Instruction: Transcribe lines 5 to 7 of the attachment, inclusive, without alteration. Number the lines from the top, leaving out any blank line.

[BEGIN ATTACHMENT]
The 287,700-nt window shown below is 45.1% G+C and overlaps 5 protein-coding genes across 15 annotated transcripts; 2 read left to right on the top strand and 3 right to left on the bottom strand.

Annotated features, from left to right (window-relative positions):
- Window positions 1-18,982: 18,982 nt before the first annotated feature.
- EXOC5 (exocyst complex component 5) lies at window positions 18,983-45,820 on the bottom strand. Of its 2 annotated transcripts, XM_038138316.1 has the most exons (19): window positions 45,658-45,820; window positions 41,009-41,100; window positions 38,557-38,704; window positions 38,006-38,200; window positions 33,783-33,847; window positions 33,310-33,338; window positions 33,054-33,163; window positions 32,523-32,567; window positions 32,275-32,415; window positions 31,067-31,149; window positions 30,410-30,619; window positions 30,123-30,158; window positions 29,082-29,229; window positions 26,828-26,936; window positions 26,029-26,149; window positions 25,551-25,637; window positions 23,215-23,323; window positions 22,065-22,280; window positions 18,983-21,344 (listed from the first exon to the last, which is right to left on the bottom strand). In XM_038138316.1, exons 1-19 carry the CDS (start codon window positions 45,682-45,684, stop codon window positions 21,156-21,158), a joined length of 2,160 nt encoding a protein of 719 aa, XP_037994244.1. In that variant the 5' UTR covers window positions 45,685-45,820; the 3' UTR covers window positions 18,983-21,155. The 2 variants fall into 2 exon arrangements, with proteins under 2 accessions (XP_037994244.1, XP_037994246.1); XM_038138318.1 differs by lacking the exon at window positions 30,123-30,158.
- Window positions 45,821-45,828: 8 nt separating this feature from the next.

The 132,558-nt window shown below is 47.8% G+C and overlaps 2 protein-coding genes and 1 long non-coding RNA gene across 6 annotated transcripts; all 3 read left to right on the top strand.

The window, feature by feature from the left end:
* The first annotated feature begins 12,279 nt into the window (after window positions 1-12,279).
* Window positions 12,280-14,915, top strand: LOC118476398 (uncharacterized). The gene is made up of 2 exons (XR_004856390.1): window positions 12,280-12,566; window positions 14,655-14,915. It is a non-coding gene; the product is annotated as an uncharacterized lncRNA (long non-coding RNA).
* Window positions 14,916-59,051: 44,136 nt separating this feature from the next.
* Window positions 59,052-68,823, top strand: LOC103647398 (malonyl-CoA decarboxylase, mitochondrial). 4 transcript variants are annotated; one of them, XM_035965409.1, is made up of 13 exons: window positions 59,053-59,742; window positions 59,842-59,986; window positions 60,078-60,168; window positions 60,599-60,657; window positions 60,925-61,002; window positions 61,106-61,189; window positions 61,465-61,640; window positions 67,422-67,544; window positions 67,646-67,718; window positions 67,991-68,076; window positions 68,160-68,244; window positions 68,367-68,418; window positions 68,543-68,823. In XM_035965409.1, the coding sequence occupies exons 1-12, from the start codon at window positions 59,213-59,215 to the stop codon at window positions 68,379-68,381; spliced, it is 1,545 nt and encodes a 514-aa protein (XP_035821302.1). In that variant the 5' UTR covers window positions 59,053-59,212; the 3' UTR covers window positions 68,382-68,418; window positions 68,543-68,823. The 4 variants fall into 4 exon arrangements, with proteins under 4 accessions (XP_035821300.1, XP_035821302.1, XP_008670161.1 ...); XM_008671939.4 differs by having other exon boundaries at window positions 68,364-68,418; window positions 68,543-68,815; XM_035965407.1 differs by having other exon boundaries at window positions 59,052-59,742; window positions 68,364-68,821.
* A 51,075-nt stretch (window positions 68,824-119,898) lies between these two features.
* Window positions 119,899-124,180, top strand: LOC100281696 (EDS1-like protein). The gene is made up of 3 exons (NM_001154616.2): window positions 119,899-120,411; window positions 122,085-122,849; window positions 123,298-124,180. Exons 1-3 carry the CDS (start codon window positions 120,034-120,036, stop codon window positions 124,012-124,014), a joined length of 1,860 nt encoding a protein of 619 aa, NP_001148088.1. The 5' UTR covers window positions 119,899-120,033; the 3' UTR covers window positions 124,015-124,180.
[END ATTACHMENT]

- Window positions 45,821-45,828: 8 nt separating this feature from the next.

The 132,558-nt window shown below is 47.8% G+C and overlaps 2 protein-coding genes and 1 long non-coding RNA gene across 6 annotated transcripts; all 3 read left to right on the top strand.

The window, feature by feature from the left end: